We’re living in a new economic reality: the era of low oil prices. The price of Brent crude (an international benchmark) began dropping late last year, and bottomed out at under $50 a barrel in January—a number not seen since the depths of the financial crisis in 2009. While prices have rebounded somewhat as the summer driving season approaches, people whose business it is to know don’t see the price of oil rising consistently above $100 anytime soon.
Drops like that have a big effect on what U.S. consumers pay at the pump—the average gas price Americans paid last June was $3.85 dollars a gallon, and it got all the way down to $2.17 by January. In some countries, including many in Europe, heavy taxation buffered the global price crash, and in others, including Indonesia and India, governments took the opportunity to remove fuel subsidies to consumers.
What did Americans do with the money they saved on fuel? Some took it as an opportunity to spend more on bigger cars—the demand for SUVs and trucks rose 40% in December. But for many others—including many young people—the dramatic changes just aren’t that relevant. They’re already choosing to live less of their lives in their cars. And they’re part of the supply and demand equation that’s behind the new era of low oil prices.
On the supply side, it’s clear that an oil boom in the U.S., with production increasing rapidly since 2010 in the Bakken formation in North Dakota and the Eagle Ford formation in Texas, has played a role. As has OPEC’s (the Organization of Petroleum Exporting Countries) decision not to curtail their own production, which has made for abundant supplies on the world market.
What about demand? Put simply, oil consumption is decelerating. In the short term, China’s low economic growth in the last year reduced their demand below project levels. And taking a longer view, actual U.S. oil consumption over the past ten years has been significantly below earlier projections.
What’s happened in United States (still the largest consumer of oil in the world) has been nothing short of a revolution—a quiet one, but one that could have big implications for the future: Since the Great Recession, the U.S. has experienced the de-coupling of economic growth and the number of vehicle miles travelled.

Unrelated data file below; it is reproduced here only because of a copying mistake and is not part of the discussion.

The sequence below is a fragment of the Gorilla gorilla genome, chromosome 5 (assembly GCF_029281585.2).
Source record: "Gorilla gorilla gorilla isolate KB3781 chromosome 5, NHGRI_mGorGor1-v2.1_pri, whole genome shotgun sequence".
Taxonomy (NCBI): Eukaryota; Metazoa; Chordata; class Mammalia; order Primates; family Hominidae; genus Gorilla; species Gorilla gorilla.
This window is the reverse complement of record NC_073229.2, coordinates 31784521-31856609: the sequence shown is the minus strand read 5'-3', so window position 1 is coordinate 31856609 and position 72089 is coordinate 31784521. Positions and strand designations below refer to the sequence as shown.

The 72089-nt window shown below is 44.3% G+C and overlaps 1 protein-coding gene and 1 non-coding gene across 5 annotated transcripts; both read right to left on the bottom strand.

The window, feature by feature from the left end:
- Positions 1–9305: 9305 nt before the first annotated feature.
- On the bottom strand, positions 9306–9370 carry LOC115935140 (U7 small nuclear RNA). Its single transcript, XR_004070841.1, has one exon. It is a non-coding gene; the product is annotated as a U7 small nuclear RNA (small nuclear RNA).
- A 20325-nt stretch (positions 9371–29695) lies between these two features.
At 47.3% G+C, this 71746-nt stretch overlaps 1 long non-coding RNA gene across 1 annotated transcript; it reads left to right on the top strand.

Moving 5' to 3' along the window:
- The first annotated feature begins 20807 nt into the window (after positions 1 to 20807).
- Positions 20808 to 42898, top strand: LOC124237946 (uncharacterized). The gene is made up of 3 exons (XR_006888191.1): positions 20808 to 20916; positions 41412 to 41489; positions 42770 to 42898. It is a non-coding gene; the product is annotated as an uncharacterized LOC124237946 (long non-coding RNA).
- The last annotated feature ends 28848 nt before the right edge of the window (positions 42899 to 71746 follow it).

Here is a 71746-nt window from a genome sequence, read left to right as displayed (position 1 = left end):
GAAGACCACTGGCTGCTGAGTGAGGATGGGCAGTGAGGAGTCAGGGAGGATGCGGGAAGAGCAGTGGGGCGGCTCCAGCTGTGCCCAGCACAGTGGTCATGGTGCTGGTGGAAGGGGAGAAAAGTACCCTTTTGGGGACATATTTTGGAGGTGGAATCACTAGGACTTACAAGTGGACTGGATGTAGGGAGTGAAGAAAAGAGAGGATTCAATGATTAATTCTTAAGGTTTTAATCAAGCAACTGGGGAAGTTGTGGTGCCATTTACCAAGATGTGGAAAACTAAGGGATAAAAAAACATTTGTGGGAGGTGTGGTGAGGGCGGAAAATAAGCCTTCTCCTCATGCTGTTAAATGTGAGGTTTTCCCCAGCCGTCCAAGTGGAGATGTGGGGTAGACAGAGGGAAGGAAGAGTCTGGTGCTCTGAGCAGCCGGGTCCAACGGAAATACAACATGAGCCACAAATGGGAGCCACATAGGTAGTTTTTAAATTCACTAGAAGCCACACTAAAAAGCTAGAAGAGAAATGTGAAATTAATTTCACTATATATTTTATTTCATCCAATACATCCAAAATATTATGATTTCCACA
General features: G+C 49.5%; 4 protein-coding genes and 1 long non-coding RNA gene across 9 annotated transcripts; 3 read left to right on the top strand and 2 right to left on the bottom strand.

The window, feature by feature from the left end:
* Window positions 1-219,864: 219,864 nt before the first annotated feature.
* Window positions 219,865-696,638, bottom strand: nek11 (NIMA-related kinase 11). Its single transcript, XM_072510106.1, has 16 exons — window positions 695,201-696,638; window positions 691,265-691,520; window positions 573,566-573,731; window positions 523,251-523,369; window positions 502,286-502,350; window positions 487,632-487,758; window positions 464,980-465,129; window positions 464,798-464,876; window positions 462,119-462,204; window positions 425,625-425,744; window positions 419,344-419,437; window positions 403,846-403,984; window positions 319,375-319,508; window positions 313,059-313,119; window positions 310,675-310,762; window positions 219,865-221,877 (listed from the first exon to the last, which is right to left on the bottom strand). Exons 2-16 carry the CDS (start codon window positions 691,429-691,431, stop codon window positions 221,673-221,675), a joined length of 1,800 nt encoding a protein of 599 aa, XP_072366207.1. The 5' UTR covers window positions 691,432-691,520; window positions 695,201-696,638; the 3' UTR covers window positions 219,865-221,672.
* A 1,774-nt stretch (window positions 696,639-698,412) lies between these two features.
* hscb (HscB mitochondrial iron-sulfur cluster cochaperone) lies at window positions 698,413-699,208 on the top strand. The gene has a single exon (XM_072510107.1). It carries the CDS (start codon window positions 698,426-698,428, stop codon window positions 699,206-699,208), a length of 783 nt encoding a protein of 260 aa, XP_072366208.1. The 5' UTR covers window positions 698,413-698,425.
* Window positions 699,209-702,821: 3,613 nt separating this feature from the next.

As you can see in this graph from the Shared-Use Mobility Center, from the 1980s and until the crash of the economy in 2008, vehicles miles traveled tracked closely with economic growth—and of course economists based their projections of oil consumption on the continuation of that trend. During the recession both lines turned down sharply. But something changed after 2009: even after the recovery started, Americans continued to use their cars less.
What’s behind this dramatic change? The answer lies in the choices young Americans are making. They drive less; take transit, bike, and walk more; and prefer city-center living and walkable communities where there are multiple choices for mobility. According to a report from the Frontier Group and the U.S Public Interest Research Group called Millennials in Motion, these trends have been accelerating for the past decade. But other trends, many of them technology-enabled—things like car sharing and ridesourcing—are just beginning to have an impact, while demonstrating that we can use less oil, use fewer vehicles more efficiently (and emit less carbon in the process) and improve individuals’ financial well-being, all at the same time. Every person who takes a job where they can bike to work or chooses to live in a neighborhood where they can walk to a grocery store is making a micro-decision that contributes to a macro-level impact on the international price of oil.
What can we, as a community interested in sustainable transportation, do to keep these trends going in the right direction? Will political developments force the price of oil up, or will further, technology-aided changes—autonomous vehicles, for example—push the next generation even further away from individual car ownership? What will happen now when the high gas price is no longer a motivating factor for using less? These are the questions keeping advocates, grantmakers, and experts up at night. The drivers of this quiet revolution have been technology, generational change, costs—but little in the way of policy, which is where those who would like to see these trends continue should focus their efforts. Effective policy to sustain and deepen these trends is what will turn this quiet revolution into a noisy one!